If you’re heading north from San Francisco, trammels out Point Reyes National Seashore for superstitious backpacking options. Our favorite trail is the 22-mile Bear Valley Coastal Loop Trail – perfect for beginner backpackers. The famous Alamere Falls can moreover be trekked to, camping at nearby Wildcat Camp.

In the East Bay, be sure to trammels out the Skyline National Recreation Trail. This 31 mile one-way trail runs between Anthony Chabot Regional Park and Wildcat Canyon Regional Park, with woodland campsites misogynist at the Sibley Volcanic Regional Reserve. Please note you will need to shuttle cars since this is a point-to-point trail.

Rock Climbing

Yes, you could just momentum a couple hours to Yosemite National Park, but there are some incredible spots for climbers closer to home. The San Francisco Bay Zone is filled with unconfined waddle climbing spots. One popular spot is south of Silicon Valley at Castle Waddle State Park. You will find tons of bouldering and top rope routes with a view of the Santa Cruz mountains and the ocean. All skill levels are welcome, and if you don’t know how to climb, it’s a unconfined place to learn. If you are a total newbie with no climbing partner, trammels out one of the local tour companies – such as Castle Rock Climbing School – that offer climbing lessons.

In the East Bay, throne to Mount Diablo State Park to find trad, top rope, and sport climbing routes. Mount Tamalpais, in the North Bay, is a unconfined option for beginners, with plenty of easy climbs with a view of the Bay Area. A little remoter away, the newly designated Pinnacles National Park is a quiet National Park with plenty of volcanic waddle to scurry up.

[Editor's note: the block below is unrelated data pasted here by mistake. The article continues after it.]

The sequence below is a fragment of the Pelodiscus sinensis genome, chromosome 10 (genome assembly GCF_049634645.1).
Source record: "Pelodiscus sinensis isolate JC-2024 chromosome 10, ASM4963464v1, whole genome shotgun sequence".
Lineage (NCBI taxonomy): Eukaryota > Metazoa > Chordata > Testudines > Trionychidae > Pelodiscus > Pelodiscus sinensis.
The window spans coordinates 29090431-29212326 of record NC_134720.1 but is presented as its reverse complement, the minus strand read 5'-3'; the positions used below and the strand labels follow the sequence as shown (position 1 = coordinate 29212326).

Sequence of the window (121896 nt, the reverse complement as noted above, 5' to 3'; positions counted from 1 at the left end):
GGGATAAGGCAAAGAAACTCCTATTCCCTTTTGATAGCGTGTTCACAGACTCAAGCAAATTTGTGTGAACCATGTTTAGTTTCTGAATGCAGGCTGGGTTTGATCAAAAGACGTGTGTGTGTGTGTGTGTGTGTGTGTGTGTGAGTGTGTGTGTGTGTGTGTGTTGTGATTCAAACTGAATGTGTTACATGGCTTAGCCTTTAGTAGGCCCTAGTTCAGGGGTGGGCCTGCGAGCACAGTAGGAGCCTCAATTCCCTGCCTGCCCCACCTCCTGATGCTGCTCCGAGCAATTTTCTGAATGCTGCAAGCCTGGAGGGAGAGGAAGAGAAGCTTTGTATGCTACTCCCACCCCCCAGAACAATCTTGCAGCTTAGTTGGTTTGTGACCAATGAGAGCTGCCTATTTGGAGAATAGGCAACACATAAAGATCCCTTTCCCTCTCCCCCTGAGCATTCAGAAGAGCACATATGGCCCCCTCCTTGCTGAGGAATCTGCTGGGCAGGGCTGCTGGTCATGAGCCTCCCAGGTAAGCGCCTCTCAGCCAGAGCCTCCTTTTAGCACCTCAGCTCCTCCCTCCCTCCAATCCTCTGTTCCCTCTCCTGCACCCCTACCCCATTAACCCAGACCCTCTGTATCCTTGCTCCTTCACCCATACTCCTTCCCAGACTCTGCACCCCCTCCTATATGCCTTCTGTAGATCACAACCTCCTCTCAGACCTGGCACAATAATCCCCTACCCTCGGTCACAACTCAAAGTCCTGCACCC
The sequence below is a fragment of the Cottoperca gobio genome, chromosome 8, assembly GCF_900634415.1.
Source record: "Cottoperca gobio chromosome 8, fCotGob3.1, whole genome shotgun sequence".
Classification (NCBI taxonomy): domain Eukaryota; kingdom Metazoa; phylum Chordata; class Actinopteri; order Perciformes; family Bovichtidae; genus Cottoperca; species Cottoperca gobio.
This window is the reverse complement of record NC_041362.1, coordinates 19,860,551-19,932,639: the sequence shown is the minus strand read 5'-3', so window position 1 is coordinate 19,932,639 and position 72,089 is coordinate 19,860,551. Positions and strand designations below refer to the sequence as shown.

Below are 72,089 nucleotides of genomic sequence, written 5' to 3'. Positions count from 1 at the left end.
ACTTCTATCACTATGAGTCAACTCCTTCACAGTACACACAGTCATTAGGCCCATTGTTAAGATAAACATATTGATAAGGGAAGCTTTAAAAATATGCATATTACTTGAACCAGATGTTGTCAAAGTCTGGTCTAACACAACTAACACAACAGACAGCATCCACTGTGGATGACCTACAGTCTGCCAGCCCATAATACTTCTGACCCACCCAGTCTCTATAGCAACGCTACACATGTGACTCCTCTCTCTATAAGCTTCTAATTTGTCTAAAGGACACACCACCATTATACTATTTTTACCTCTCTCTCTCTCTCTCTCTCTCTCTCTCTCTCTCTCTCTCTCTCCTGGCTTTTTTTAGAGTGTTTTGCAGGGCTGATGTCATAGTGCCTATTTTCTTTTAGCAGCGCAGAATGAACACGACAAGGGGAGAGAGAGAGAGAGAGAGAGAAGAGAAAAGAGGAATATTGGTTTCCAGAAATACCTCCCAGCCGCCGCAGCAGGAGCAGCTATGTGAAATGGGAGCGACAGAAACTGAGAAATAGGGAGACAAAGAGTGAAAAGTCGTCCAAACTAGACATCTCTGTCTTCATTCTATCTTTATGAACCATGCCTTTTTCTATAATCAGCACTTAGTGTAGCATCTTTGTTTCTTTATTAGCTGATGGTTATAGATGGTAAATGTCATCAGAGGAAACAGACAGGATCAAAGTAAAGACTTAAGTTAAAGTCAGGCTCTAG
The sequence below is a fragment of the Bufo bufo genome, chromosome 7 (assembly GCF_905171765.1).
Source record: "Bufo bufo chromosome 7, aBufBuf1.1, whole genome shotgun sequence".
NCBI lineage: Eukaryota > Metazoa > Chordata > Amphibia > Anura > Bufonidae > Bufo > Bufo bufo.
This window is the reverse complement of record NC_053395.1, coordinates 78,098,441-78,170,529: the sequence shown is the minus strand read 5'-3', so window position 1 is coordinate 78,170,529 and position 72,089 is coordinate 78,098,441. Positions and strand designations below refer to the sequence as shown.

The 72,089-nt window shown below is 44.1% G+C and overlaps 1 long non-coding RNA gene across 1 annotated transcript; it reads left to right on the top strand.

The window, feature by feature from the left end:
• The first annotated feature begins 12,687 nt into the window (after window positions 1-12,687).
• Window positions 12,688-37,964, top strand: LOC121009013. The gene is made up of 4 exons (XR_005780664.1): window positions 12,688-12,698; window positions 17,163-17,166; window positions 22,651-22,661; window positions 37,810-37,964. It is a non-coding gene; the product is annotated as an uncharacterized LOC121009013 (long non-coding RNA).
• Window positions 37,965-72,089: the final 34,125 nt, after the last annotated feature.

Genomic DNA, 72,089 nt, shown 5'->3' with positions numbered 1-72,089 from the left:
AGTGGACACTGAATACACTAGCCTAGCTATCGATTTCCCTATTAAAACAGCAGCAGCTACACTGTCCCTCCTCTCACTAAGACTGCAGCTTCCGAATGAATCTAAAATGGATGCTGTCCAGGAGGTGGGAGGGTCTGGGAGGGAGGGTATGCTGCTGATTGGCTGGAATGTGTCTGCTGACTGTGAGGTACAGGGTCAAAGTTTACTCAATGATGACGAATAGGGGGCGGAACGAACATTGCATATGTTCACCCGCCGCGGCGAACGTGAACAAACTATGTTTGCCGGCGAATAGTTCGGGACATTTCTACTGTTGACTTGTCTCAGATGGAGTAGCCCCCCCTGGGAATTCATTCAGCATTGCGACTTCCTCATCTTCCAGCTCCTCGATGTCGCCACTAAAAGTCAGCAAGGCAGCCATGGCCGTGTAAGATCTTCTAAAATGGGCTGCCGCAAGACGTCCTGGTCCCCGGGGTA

Angel Island is a popular destination for kayakers in the San Francisco Bay Zone considering it’s easy to get to from San Francisco or Sausalito. Be enlightened that the currents in the Bay Zone can be strong, expressly if it’s windy, so beginners might consider a guided tour. For a little widow adventure, hit the bay at sunset and take in that trappy skycap at dusk.

Head to Sausalito to kayak in the bay with epic views of the Golden Gate Bridge and San Francisco skyline. Horseshoe Cove in Fort Baker is flipside superstitious spot north of SF.

Point Reyes National Seashore is flipside unconfined spot for kayaking near San Francisco, with Tomales Bay stuff the fan favorite. Note: kayaking is only unliable from July 1 through February 28 in Point Reyes in order to protect the seal pups in the area.

Just under 3 hours from San Francisco, you can kayak with sea otters in Monterey Bay, a totally unique wits as a sanctuary for tons of sea animals.


If you are visiting San Francisco, it’s pretty much a given that you have to see the Golden Gate Bridge. Why not get some exercise at the same time? Rent a velocipede from one of the many stands near Fisherman’s Wharf and throne over the Golden Gate Bridge into Marin. Velocipede all the way to Sausalito or Tiburon, grab a bit to eat, and take the ferry when to Pier 41.

If you’ve got a mountain velocipede and are itching to get out on the trails, there are plenty of trails unshut to cyclists in the Open Space Preserves on the Peninsula. Purisima Creek Redwoods Preserve is one of our favorite options where you can velocipede through coastal redwood groves with plenty of options to create short or long loops.

Henry Coe State Park is flipside Bay Zone favorite for mountain wanderlust with over 290 miles of mountain wanderlust trails misogynist (the most of any State Park in California!)


Did we miss any of your favorite San Francisco outdoor activities? Or if you’re planning a trip to the Bay Area, what are you looking forward to most? Leave us a scuttlebutt below!